At the risk of sounding nostalgic, the power of a song recital is in its mix of intimacy and imagination, and both are very much present in this new release. The title—Schubert’s Four Seasons—is apt and intriguing, and possibly a little ironic. Unlike Vivaldi’s Four Seasons, this is not so much a set of assorted showpieces and musical postcards as an intense engagement with ideas of time, growth, and loss, as seen through the lens of Franz Schubert’s songs.
Mezzo soprano Sharon Carty and pianist Jonathan Ware take the listener through a cycle of songs of their own devising, following a path from the beginning of spring to the end of winter in a selection of mostly lesser-known material. Far from being another dutiful trawl through the short-list of familiar pieces, we hear works from across Schubert’s career, inviting us to approach his output and artistic vision with fresh ears.
The pieces at both beginning and end take the idea of what a song is to its extremes, each of them extended exercises that are more like solo cantatas. ‘Viola’, the opening number, concerns the miniature (and surely symbolic) tragedy of a violet, blooming before its time, bursting into the world only to be traumatised by wintry storms and isolation.
As T.S. Eliot would put it a century later, for this bud April really is the cruellest month. The imagery of the song’s irregular refrain (first joyful ringing, to finally tolling a death-knell) is well-matched by the vivid bell-like tone of Sharon Carty’s voice, always clear and responsive to both music and poetry. Matching her on this dark journey, Jonathan Ware’s playing is keen and incisive, characterful and transparent by turns.
This is a recording to spend time with, and repays repeated listening. The sinewy curls of ‘Ganymed’ and the sweet lyricism of ‘Romanze’ alternate with the moonlit confessionals of ‘Die Sommernacht’ (Summer Night) and ‘An den Mond in Herbstnacht’ (To the Moon on an Autumn Night), coolly reflective and wistful. The singing at times may seem almost understated, as if missing the immediate engagement of a live audience, but any concerns are soon swept away as the momentum and inner drama of the poetry take hold.
As a mezzo soprano, Carty has plenty of experience in theatrical cross-dressing, and brings this into the recital room with the wintry pairing of ‘Greisengesang’ (Song of the Aged Man) and ‘Der Winterabend’ (Winter Evening). Up until recently, hearing ‘Greisengesang’—one of Schubert’s few bass-clef songs—in a higher voice might have raised eyebrows, but here it sheds fresh light onto this ambiguous piece, as well as raising new possibilities, with Carty’s clarion-like fanfares in the closing bars perhaps evoking the subject’s inner, youthful, spirit. Pairing this with the late ‘Winterabend’ allows Ware the additional opportunity to show how closely this material recalls other piano-writing of Schubert’s final year, while giving due recognition to this strangely under-performed song.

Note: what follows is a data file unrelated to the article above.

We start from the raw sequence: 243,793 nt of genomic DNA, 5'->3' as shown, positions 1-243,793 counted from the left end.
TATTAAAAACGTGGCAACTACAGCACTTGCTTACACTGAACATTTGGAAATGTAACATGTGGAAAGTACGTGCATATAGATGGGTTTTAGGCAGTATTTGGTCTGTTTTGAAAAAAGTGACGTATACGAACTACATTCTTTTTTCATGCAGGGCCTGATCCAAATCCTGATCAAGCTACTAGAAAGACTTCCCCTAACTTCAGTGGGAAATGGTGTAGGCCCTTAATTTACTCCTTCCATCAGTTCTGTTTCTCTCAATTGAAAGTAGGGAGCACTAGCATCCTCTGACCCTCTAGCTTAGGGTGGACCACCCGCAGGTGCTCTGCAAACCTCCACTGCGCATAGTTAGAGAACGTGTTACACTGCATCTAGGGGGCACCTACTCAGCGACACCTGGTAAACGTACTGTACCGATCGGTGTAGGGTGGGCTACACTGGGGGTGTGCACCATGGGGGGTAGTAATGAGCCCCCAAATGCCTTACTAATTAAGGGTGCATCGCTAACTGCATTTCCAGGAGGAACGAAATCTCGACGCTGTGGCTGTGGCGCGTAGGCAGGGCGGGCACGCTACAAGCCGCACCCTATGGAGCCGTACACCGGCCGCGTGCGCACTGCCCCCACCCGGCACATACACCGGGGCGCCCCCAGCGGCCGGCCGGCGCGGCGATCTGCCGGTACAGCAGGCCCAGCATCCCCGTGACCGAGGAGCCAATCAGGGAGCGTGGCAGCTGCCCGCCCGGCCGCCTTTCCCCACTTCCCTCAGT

As with the opening piece, the set closes with an extended work for voice and piano. This is ‘Klage der Ceres’ (Ceres’ Lament), a setting of Friedrich Schiller’s meditation on the mythical grief of harvest-goddess Ceres for her daughter Proserpina. Abducted by the god of the dead to be his wife, Proserpina’s six-monthly stints in the underworld led Ceres to divide the year into seasons. In this piece, we encounter her on the eve of spring, anxiously awaiting her daughter’s return. Like an operatic scene, this extended moment with the goddess takes the listener through a whole range of emotions and styles, and is given a compelling performance here. Schubert’s operatic output is slowly receiving belated recognition, and hearing this work only makes us eager to experience more material like it.
Ceres rails against the fate that has left her bereft and abandoned in time, one not hard to compare with present-day realities. Gathering together a remarkable programme, and performing it with style and sensitivity, Sharon Carty and Jonathan Ware create something very special. Intriguing, thought-provoking – and timely.
Images © Frances Marshall Photography